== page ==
Terremark cost comparison with Amazon EC2

(Earlier posts in this series are: EC2 cost break down, GoGrid & EC2 cost comparison, Rackspace & EC2 cost comparison)

In this post, let us compare the VM cost between Terremark vCloud express and Amazon EC2. Terremark is one of the first cloud providers based on VMWare technology. Unlike EC2, Rackspace and GoGrid, which use Xen as the hypervisor, Terremark uses VMWare’s ESX hypervisor, which arguably is richer in functionality.

Following the methodology we have used so far, we need to first understand Terremark’s hardware infrastructure and its resource allocation policy. Using the same technique we used for EC2’s hardware analysis, we determine that Terremark runs on a platform with two sockets of Quad-core AMD Opteron 8389 processors. PassMark does not have a benchmark result for this processor, so we have to run the benchmark ourselves. We used the 16GB+8VPU configuration — its largest — to minimize interference from other VMs, and we run it multiple times late at night to ensure that we are indeed measuring the underlying hardware’s capacity. On average, the PassMark CPU mark result is 7100, which is roughly 18 ECU.

Terremark uses the ESX hypervisor’s default policy for scheduling CPU, i.e., a core shares the CPU equally with another core regardless of how much memory the VM has. This is different from GoGrid and Rackspace where the CPU is shared proportional to the amount of RAM a VM has. The scheduling policy can be verified by reading the GuestSDK API exposed by VMTools. By reading the API, we know that a VM not only has no minimum guaranteed CPU, but it also does not have a maximum burst limit. Each virtual core of a VM is assigned a CPU share of 1000, regardless of the memory it is allocated. Thus, the more cores a VM has, the more shares of the CPU it will get (e.g., 1VPU has 1000 shares, and 8VPU has 8000 shares).

It is difficult to determine how many VMs could be on a physical host, which determines the minimum guaranteed CPU. We are told in their forum that each physical host has 128GB of memory, which can accommodate at least 8 VMs, for example, each with 8 VPU+16GB RAM (its largest configuration). VMWare ESX hypervisor allows over-committing memory, so in theory, there could be many more VMs on a host. When we launched a vanilla 512MB VM, we learned from the Guest API that our VM only occupied 148MB RAM. Clearly, there is lots of room to over-commit, even though we see no evidence that they are doing so. Assuming there is no over-commitment, there still could be a lot of VMs competing for the CPU. In the worst case, all VMs on the host have 512MB RAM and 8VPU, which consume the least memory, but gain the maximum CPU weights. A physical host can host 256 such VMs, leaving a negligible CPU share for each VM. If a VM has only one core, it owns only 1/(8*256) share of the CPU, and an 8 VPU (8 virtual cores) VM owns only 1/256 share of the CPU.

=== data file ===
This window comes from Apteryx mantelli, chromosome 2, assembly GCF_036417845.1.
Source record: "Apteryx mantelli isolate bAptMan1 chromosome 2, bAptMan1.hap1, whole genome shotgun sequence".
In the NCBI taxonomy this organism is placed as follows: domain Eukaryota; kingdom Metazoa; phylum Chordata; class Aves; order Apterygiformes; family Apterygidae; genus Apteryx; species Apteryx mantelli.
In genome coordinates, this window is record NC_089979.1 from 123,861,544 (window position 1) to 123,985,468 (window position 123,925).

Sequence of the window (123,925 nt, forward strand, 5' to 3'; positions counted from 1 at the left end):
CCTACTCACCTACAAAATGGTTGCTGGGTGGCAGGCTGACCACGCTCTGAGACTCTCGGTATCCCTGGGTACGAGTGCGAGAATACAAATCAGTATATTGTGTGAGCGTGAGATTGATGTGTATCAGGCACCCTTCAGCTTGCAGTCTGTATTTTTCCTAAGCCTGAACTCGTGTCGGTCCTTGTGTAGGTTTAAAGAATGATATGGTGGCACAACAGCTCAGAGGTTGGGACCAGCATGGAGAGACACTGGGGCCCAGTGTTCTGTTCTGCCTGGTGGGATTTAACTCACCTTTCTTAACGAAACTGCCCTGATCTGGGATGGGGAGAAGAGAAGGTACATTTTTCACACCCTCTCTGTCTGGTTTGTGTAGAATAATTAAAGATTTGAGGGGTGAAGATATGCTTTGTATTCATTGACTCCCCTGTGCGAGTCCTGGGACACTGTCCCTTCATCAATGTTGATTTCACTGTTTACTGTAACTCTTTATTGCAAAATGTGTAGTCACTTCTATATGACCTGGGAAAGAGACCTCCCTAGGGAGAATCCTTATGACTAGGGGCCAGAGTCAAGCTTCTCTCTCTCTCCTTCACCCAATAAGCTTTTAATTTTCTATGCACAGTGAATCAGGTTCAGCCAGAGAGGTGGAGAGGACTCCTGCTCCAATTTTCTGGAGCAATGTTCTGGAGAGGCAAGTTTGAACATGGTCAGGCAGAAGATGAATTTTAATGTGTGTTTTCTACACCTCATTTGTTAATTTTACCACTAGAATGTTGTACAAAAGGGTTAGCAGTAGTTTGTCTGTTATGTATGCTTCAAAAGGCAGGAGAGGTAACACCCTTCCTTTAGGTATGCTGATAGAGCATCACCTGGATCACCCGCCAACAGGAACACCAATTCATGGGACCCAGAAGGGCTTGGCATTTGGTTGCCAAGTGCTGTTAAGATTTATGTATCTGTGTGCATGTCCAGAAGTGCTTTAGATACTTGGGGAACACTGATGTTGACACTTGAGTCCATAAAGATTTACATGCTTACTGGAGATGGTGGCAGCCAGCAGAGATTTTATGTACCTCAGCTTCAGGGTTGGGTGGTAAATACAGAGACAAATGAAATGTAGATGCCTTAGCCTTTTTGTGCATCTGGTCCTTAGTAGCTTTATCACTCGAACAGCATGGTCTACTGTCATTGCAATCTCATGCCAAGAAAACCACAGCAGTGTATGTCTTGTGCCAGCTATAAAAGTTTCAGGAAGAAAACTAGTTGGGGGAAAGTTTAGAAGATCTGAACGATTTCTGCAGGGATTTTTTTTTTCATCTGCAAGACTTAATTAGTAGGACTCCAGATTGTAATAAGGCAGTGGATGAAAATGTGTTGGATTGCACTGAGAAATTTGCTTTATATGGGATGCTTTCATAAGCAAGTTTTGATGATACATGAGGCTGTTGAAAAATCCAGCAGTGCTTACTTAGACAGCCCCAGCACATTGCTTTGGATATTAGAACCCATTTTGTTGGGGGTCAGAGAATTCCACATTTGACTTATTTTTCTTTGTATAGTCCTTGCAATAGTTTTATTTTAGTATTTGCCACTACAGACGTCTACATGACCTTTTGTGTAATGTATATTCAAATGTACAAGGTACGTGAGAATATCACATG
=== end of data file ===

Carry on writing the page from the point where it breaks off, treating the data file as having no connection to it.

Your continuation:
Following what we did to get EC2’s unit cost, we can run regression analysis to estimate Terremark’s unit cost. We assume the Cost = c * CPU + m * RAM (Terremark charges storage separately from the VM cost at $0.25/GB/month). The regression determines the unit cost to be

c = 2.06 cents/VPU/hour
m = 6.46 cents/GB/hour

The regression result does not fit the real cost very well. The following table shows both the original cost (color green) and the cost as determined by the estimated parameters (color red) for the various VM configurations.

memory (GB)\CPU 1 VPU 2 VPU 4 VPU 8 VPU
0.5 3.5 / 5.29 4 / 7.36 4.5 / 11.48 5 / 19.72
1 6 / 8.53 7 / 10.6 8 / 14.7 10 / 23
1.5 9 / 11.8 10.5 / 13.8 12 / 17.9 13.6 / 26.2
2 12 / 15 14.1 / 17 16.1 / 21.2 20.1 / 29.4
4 24.1 / 27.9 28.1 / 30 30.1 / 34.1 40.2 / 42.4
8 40.2 / 53.8 48.2 / 55.8 60.2 / 60 80.3 / 68.2
12 60.2 / 79.6 72.3 / 81.7 90.3 / 85.8 120.5 / 94.1
16 80.3 / 105.5 96.4 / 107.5 120.5 / 111.7 160.6 / 112